November 5, 1895

This train-express goes twenty and one-half miles an hour, schedule time; but it is fast enough, the outlook upon sea and land is so interesting, and the cars so comfortable. They are not English, and not American; they are the Swiss combination of the two. A narrow and railed porch along the side, where a person can walk up and down. A lavatory in each car.

November 5 & 6, 1895
See Chapter 30, Following the Equator

November 6, 1895
Chapter 30, Following the Equator

November 6. A lovely summer morning; brilliant blue sky. A few miles out from Invercargill, passed through vast level green expanses snowed over with sheep. Fine to see. The green, deep and very vivid sometimes; at other times less so, but delicate and lovely. A passenger reminds me that I am in "the England of the Far South."

November 6 - 9, 1895
Chapter 30, Following the Equator

Dunedin, same date. The town justifies Michael Davitt's praises. The people are Scotch. They stopped here on their way from home to heaven—thinking they had arrived. The population is stated at 40,000, by Malcolm Ross, journalist; stated by an M. P. at 60,000. A journalist cannot lie.

November 9 - 11, 1895

Later in the morning the Clemens party left Dunedin to Timaru (pop.11,000; halfway to Christchurch), perhaps stopping for tea at the Oamaru station; Livy and Clara continued on to Christchurch, N.Z. (MTDBD)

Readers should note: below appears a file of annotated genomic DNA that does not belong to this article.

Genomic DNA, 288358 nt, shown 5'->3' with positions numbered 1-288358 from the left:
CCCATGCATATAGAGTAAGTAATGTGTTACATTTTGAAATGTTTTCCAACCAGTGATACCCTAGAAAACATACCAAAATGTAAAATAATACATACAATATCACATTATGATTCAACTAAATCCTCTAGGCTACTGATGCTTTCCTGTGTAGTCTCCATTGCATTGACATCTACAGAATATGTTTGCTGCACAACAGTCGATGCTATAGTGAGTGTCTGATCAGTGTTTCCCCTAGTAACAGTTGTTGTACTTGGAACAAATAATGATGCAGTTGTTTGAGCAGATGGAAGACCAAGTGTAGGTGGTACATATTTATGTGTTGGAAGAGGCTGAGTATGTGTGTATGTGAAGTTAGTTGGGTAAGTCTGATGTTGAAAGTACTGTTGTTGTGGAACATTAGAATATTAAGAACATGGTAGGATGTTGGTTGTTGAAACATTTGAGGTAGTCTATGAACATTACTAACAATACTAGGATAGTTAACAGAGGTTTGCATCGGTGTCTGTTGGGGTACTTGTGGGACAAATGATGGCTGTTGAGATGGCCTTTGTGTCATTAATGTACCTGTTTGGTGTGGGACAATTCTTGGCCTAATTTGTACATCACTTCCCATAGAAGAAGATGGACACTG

November 9, 11 & 12, 1895

November 11 Monday – Sam backtracked from Timaru to Oamaru by train, arriving in the early afternoon, and was driven around Claremont by a local, W. Evans. He got a look at the steamer Flora, in which he would sail from Christchurch to Wellington a week later. (MTDBD)

November 9-11, 1895

November 10 Sunday – In Timaru Sam was driven around the town and down to the beach, where he viewed the Elginshire, shipwrecked on May 9, 1892. He wrote, “big flowering mills; wonderful opaline clouds...a pretty town & cosy pretty homes all around it. Plenty of greenery & flowers...broom & gorse.” (MTDBD)

November 12, 1895

November 12 Tuesday – Four miles outside of Oamaru, Sam lunched with John F. Miles, probably on his sheep ranch. Afterward Sam and Carlyle G. Smythe traveled the 150 miles to Christchurch, N.Z., “the city of the plains.” (MTDBD)

November 12-16, 1895

Chapter 32, Following the Equator

November 16-17, 1895

Chapter 32, Following the Equator

Sunday, 17th. Sailed last night in the Flora, from Lyttelton. So we did. I remember it yet. The people who sailed in the Flora that night may forget some other things if they live a good while, but they will not live long enough to forget that. The Flora is about the equivalent of a cattle-scow; but when the Union Company find it inconvenient to keep a contract and lucrative to break it, they smuggle her into passenger service, and "keep the change."

November 18, 1895

Chapter 33, Following the Equator

We soon reached the town of Nelson, and spent the most of the day there, visiting acquaintances and driving with them about the garden—the whole region is a garden, excepting the scene of the "Maungatapu Murders," of thirty years ago. That is a wild place—wild and lonely; an ideal place for a murder. It is at the base of a vast, rugged, densely timbered mountain.

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